first_imgFounder of Ganashasthaya Kendra Zafarullah ChowdhuryDetective Branch (DB) of police has been entrusted with the task of conducting investigation into treason charges against founder of Ganashasthaya Kendra Zafarullah Chowdhury.The case was lodged as a general diary (GD) was filed against him.BSS reports, the GD was filed on Thursday for making ‘false, fabricated, motivated and treasonous’ remarks against the army chief in a television talk-show on 9 October.“The GD was converted into a treason case on Sunday following approval of the home ministry and was transferred to DB police the same day,” additional commissioner of Dhaka Metropolitan Police (DMP) Md Abdul Baten told BSS on Monday.“Assistant superintendent of police (ASP) Fazlur Rahman of DB was appointed today as investigation officer (IO) of the case,” he also said.Major M Raqibul Alam of the Legal Affairs Wing of the army headquarters filed the GD against Zafarullah Chowdhury with Cantonment police station earlier on Thursday, Taposh Kumar Das, assistant commissioner (AC) of Cantonment zone told the national news agency.In the GD it was mentioned, on the night of 9 October, a day prior to delivering the verdict in the case of the 21 August 2004, grenade attack, Zafarullah made sudden and irrelevant remarks about the army chief which were targeted, motivated and plotted to spread stir among the armed forces and tantamount to treason.Investigation is needed to find out why and by whose instigation, a highly educated citizen like Zafarullah made such motivated, false, untrue and treasonous remarks about the army chief in a talk-show at Samoy TV on 9 October, according to GD.The army headquarters sent a protest letter to the Samoy TV which was later broadcasted by the channel.last_img read more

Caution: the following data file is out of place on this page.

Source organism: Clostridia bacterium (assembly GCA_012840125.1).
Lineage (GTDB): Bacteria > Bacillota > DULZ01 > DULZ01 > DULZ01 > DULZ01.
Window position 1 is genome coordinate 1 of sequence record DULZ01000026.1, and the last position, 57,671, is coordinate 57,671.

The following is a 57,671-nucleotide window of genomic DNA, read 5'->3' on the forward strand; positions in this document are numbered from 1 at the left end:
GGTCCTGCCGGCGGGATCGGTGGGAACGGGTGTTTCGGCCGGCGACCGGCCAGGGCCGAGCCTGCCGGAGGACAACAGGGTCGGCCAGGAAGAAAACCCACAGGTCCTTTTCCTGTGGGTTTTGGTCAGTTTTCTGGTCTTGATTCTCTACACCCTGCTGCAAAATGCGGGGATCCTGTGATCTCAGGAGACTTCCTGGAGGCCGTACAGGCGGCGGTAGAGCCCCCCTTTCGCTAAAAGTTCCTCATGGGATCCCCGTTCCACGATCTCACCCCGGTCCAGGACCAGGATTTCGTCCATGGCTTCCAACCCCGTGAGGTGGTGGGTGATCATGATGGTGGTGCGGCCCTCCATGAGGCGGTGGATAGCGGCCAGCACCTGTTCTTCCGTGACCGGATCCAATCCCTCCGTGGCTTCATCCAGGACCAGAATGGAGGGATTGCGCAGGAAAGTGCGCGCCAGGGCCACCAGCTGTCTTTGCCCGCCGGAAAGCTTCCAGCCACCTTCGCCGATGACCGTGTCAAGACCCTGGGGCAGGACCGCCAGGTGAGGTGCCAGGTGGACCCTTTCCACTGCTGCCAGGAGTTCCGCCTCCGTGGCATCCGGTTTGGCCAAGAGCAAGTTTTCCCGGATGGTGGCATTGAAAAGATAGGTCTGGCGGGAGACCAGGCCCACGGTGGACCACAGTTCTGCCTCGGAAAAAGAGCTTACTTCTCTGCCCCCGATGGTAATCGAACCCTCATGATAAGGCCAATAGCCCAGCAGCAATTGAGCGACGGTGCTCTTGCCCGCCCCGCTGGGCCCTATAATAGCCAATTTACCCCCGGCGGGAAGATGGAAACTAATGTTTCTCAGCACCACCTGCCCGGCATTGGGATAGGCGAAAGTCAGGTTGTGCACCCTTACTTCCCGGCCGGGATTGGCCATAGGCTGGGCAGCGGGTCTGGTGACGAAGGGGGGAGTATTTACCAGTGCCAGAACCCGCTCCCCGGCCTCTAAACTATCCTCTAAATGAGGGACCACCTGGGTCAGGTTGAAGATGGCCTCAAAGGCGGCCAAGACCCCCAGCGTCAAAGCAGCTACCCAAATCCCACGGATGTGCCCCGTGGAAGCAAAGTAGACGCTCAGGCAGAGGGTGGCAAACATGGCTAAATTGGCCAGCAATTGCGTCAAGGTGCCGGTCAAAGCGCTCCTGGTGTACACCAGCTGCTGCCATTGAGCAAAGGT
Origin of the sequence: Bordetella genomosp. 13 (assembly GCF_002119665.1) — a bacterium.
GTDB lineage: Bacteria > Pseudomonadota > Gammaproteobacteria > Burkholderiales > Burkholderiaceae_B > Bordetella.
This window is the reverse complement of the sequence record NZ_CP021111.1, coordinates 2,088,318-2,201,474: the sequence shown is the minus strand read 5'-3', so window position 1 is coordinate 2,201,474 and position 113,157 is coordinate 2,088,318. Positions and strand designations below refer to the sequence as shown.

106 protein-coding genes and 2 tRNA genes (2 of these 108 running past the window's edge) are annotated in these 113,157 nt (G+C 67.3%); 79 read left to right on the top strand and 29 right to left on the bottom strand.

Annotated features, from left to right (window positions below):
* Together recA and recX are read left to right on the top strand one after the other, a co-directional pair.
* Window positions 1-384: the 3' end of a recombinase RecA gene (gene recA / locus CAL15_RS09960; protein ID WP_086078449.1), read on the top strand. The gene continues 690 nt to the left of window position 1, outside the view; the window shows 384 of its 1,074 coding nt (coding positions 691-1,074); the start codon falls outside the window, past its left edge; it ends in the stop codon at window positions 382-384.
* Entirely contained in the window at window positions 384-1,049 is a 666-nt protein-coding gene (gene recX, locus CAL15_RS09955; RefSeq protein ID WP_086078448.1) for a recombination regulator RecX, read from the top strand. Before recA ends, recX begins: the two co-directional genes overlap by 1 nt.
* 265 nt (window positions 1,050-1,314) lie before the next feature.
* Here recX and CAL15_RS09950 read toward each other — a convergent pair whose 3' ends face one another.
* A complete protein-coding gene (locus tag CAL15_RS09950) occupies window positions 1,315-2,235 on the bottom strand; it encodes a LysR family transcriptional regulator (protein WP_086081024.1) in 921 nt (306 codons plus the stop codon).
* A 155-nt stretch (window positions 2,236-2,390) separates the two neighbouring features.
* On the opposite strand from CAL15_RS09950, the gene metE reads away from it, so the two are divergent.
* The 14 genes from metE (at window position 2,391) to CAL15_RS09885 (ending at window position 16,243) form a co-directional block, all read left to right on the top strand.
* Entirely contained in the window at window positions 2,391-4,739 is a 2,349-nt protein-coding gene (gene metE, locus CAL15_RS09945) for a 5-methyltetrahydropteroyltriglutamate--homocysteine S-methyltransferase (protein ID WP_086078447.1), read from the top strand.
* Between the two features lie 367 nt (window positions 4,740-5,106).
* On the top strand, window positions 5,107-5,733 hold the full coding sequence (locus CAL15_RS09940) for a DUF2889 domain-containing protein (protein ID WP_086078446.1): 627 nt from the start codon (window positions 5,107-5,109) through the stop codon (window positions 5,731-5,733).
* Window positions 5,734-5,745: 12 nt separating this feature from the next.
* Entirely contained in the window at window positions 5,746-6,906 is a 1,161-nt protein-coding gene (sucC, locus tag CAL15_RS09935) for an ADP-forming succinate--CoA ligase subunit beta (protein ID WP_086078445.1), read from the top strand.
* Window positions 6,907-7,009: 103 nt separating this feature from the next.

first_imgA Bangladesh border guard looking at Rohingya refugees at the Jalpatoli refugee camp in the no-man’s land area between Myanmar and Bangladesh, near Gumdhum village in Ukhia. Photo: AFPAs thousands of Rohingya Muslims flee persecution in their country, an international peoples tribunal on alleged atrocities and state crimes against the Rohingya, Kachins and other ethnic minority groups in Myanmar began its hearing from Monday in Malaysia.The convener of the opinion tribunal is the Rome-based Permanent People’s Tribunal (PPT), an international public opinion tribunal that operates independent of state authorities.The purpose of the tribunal is to “expose” the alleged inhuman treatment to Rohingyas and push to stop the crimes. It will hear victims from the Myanmar ethnic communities, record their testimonies on their experiences in a court-like setting.The process will be similar to a hearing, with the Myanmar ethnic groups testifying before a seven-jury member in Kuala Lumpur from 18-22 September at Universiti Malaya’s Faculty of Law.India jurist Bellur Narayanaswamy SriKrishna, a retired Supreme Court judge, was to be part of the jury but he could not come.On 22 September, the tribunal will make a conclusion based on oral testimonies on the atrocities and give findings to the United Nation’s Fact Finding Mission that was tasked to send its official to Yangon.The findings are not legally binding and cannot be enforced by law.On 6 and 7 March this year a similar tribunal was held in London which concluded that the UN and Asean had to take swift action against Myanmar to stop the crimes against minorities groups.Since it was set up in 1979, PPT has held hearings on collective human rights violations around the world.The Rohingya, a stateless mostly Muslim minority in Buddhist-majority Rakhine, have long experienced persecution in Myanmar, which calls them illegal immigrants.Rights groups accused the Myanmar military of burning Rohingya villages, raping women. But the Army said it was responding to attacks by militants and has denied targeting civilians.According to the UN, 391,000 Rohingya refugees have arrived in Bangladesh since violence broke out in western Myanmar’s Rakhine state on 25 August.The current humanitarian crisis began following an attack by the insurgent Arakan Rohingya Salvation Army (ARSA) on police and military posts in the northwestern state of Rakhine that had led to a violent offensive by the Myanmar Army.last_img read more